Flossing correctly is a crucial step in any oral hygiene regimen. When you floss, you are helping to ensure the long life of your teeth and gums through the removal of plaque. By including flossing in your oral healthcare routine, you will be guarding against halitosis, tooth decay, tooth loss, and cavities. In order to reap the greatest benefits, however, you must floss correctly.
Picking the Right Type of Dental Floss
There are many types of dental floss to choose from, and the type of floss that is right for you can depend entirely upon your personal preferences. If you choose to use nylon floss, you will be able to pick from a wide variety of flavors. This type also comes in both waxed and unwaxed varieties. While the waxed varieties may slide more easily between teeth, tape floss may be better for you if you have wide gaps between your teeth. If the spaces between your teeth are very tight, you may wish to go with the more expensive single filament floss. This type of floss shreds less easily than nylon and slides easily between most teeth.
Choosing When to Floss Your Teeth
In order to enhance your debris removal, you will need to floss at least once a day. The amount of time recommended by the American Dental Association for flossing is two to three minutes daily. Most individuals choose to floss at night, and this will allow you to remove the excess stray food that has been trapped between your teeth during the day. The American Dental Association states that it does not matter whether you floss before or after you have brushed your teeth.
Using the Proper Techniques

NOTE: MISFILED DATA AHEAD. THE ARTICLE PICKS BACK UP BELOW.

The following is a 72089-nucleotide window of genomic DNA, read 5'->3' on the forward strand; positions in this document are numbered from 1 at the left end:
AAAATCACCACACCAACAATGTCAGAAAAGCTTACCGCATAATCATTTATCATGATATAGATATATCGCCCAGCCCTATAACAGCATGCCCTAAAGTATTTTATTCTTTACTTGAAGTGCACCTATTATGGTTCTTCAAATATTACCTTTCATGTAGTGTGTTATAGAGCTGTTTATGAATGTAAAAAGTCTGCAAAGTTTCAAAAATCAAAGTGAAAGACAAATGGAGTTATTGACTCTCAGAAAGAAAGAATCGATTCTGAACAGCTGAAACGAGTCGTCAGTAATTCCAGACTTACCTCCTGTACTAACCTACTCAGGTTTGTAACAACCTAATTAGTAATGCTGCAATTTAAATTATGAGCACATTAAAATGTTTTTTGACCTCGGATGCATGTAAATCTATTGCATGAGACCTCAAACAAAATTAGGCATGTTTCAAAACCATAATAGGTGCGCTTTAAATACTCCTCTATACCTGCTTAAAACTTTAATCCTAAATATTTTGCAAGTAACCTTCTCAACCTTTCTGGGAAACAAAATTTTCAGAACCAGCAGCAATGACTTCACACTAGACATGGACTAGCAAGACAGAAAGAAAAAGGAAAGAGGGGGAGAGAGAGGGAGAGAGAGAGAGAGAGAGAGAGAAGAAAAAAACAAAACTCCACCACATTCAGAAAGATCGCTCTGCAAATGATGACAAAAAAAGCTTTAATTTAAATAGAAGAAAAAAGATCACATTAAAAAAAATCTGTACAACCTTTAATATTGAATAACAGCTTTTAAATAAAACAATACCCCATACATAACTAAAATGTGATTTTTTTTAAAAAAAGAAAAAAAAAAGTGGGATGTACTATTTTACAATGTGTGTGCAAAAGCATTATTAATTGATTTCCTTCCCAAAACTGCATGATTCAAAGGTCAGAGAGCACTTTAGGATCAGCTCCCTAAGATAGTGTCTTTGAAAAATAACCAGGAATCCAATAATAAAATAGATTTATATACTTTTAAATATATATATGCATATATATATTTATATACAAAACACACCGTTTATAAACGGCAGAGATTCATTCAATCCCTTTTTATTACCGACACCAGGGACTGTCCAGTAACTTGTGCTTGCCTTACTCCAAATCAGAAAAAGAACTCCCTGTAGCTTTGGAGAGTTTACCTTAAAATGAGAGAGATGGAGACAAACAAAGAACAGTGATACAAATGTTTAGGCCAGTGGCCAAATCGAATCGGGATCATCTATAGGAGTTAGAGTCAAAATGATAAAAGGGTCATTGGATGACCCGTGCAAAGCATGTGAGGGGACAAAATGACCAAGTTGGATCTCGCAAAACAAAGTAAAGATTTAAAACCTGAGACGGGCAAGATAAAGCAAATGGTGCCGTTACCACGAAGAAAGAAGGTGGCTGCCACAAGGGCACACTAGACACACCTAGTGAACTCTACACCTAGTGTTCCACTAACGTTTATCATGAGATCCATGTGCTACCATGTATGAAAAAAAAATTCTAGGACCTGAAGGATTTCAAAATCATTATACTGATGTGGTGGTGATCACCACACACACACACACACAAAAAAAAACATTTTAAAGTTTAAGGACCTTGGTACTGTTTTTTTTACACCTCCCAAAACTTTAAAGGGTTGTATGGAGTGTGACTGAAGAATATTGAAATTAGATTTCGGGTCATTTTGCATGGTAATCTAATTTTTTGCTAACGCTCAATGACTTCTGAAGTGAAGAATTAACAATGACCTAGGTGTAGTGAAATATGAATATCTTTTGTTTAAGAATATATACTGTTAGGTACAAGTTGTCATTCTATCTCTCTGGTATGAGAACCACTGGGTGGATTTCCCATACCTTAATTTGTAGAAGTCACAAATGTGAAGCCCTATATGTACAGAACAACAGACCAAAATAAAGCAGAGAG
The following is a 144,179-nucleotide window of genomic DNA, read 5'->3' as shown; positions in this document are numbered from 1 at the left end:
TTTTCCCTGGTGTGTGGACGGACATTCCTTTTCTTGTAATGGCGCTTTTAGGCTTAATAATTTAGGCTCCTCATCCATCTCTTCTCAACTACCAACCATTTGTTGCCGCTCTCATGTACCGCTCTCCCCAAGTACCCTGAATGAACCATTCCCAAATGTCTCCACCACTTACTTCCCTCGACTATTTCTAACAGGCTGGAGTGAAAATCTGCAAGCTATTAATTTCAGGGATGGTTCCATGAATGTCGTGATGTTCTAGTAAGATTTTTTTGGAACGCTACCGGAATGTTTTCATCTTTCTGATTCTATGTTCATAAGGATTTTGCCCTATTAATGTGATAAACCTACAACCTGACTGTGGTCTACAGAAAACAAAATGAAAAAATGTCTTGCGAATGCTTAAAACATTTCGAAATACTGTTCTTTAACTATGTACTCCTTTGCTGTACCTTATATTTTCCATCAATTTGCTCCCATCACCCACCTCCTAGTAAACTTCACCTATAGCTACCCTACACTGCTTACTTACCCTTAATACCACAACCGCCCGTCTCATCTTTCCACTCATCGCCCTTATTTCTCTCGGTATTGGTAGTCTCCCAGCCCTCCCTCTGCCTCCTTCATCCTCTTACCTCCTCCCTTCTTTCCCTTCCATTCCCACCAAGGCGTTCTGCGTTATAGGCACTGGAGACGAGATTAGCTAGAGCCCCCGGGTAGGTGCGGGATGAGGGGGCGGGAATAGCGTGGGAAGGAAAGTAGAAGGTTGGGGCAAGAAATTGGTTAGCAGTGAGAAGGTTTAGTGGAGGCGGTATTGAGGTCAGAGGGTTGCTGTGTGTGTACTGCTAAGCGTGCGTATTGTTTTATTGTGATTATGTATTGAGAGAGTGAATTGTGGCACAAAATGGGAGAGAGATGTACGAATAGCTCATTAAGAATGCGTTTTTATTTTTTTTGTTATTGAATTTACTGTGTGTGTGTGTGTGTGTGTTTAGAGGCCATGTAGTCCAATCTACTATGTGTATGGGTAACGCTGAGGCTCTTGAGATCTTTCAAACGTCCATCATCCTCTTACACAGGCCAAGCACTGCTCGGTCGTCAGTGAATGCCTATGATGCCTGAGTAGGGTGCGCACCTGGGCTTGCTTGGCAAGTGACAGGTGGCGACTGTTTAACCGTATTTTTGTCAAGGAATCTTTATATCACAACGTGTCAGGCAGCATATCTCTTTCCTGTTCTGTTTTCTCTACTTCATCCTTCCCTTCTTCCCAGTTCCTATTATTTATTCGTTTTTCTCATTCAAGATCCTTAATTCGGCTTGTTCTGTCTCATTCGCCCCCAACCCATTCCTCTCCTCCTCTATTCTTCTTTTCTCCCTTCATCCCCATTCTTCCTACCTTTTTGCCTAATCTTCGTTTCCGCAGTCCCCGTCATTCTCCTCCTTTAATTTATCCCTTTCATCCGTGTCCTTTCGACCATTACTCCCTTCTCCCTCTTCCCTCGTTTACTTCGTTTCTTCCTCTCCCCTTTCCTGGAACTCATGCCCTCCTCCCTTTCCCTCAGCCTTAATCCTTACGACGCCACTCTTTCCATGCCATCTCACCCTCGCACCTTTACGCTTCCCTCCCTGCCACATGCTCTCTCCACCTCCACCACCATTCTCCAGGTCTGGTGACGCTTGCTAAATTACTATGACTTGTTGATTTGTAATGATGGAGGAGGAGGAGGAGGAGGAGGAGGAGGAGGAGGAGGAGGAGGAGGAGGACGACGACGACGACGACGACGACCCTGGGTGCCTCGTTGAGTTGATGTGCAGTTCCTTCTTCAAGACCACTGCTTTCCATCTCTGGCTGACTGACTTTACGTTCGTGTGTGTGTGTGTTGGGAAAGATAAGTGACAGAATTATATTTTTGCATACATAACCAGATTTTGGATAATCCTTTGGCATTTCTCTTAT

To begin the flossing procedure, you will need at least 18 inches of floss. Wrap the majority of the length of the floss around either your index fingers or your middle fingers. Approximately four inches of the floss should be exposed and held tightly between your fingers and your thumbs. Gently slide the floss up and down between your teeth, making sure that you go beneath the gumline by curving the floss around each tooth's base. Repeat the gentle up and down sliding motion as you remove the floss.
Avoiding Improper Flossing Techniques
Always make sure that the floss section you are using for each new tooth is clean. Be careful not to force the floss or snap the floss against your gums. This might result in damaging healthy gum tissue. It is essential that you adequately clean each of your teeth, including your back teeth. Many people develop tooth decay and other dental problems in their back teeth because they fail to provide adequate oral hygiene for those teeth.
Your smile is the best first impression that you can make. By flossing daily and following these guidelines, you can make sure that yours is a healthy and beautiful smile that you'll be proud to show off.